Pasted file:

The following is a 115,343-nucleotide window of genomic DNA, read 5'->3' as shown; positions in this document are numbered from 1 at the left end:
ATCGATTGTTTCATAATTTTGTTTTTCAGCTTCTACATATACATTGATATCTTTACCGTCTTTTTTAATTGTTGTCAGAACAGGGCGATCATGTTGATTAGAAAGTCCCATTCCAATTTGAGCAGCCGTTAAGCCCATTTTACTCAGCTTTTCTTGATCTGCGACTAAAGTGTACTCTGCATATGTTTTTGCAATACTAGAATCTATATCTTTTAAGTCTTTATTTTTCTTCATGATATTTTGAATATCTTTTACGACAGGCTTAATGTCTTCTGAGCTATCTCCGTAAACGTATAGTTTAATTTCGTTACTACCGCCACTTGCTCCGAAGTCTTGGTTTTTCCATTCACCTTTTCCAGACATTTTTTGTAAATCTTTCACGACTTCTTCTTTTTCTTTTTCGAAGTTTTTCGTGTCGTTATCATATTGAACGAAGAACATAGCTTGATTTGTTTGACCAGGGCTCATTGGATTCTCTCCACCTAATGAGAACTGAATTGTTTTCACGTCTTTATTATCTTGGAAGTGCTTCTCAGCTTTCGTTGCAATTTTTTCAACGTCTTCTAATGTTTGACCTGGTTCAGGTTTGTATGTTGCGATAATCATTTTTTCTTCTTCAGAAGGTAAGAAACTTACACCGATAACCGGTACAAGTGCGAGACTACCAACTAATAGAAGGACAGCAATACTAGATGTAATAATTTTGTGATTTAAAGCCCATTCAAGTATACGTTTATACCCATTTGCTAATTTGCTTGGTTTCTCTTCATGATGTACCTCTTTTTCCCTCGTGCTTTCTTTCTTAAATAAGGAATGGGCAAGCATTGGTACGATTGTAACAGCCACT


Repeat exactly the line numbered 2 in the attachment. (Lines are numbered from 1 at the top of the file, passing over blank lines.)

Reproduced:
ATCGATTGTTTCATAATTTTGTTTTTCAGCTTCTACATATACATTGATATCTTTACCGTCTTTTTTAATTGTTGTCAGAACAGGGCGATCATGTTGATTAGAAAGTCCCATTCCAATTTGAGCAGCCGTTAAGCCCATTTTACTCAGCTTTTCTTGATCTGCGACTAAAGTGTACTCTGCATATGTTTTTGCAATACTAGAATCTATATCTTTTAAGTCTTTATTTTTCTTCATGATATTTTGAATATCTTTTACGACAGGCTTAATGTCTTCTGAGCTATCTCCGTAAACGTATAGTTTAATTTCGTTACTACCGCCACTTGCTCCGAAGTCTTGGTTTTTCCATTCACCTTTTCCAGACATTTTTTGTAAATCTTTCACGACTTCTTCTTTTTCTTTTTCGAAGTTTTTCGTGTCGTTATCATATTGAACGAAGAACATAGCTTGATTTGTTTGACCAGGGCTCATTGGATTCTCTCCACCTAATGAGAACTGAATTGTTTTCACGTCTTTATTATCTTGGAAGTGCTTCTCAGCTTTCGTTGCAATTTTTTCAACGTCTTCTAATGTTTGACCTGGTTCAGGTTTGTATGTTGCGATAATCATTTTTTCTTCTTCAGAAGGTAAGAAACTTACACCGATAACCGGTACAAGTGCGAGACTACCAACTAATAGAAGGACAGCAATACTAGATGTAATAATTTTGTGATTTAAAGCCCATTCAAGTATACGTTTATACCCATTTGCTAATTTGCTTGGTTTCTCTTCATGATGTACCTCTTTTTCCCTCGTGCTTTCTTTCTTAAATAAGGAATGGGCAAGCATTGGTACGATTGTAACAGCCACT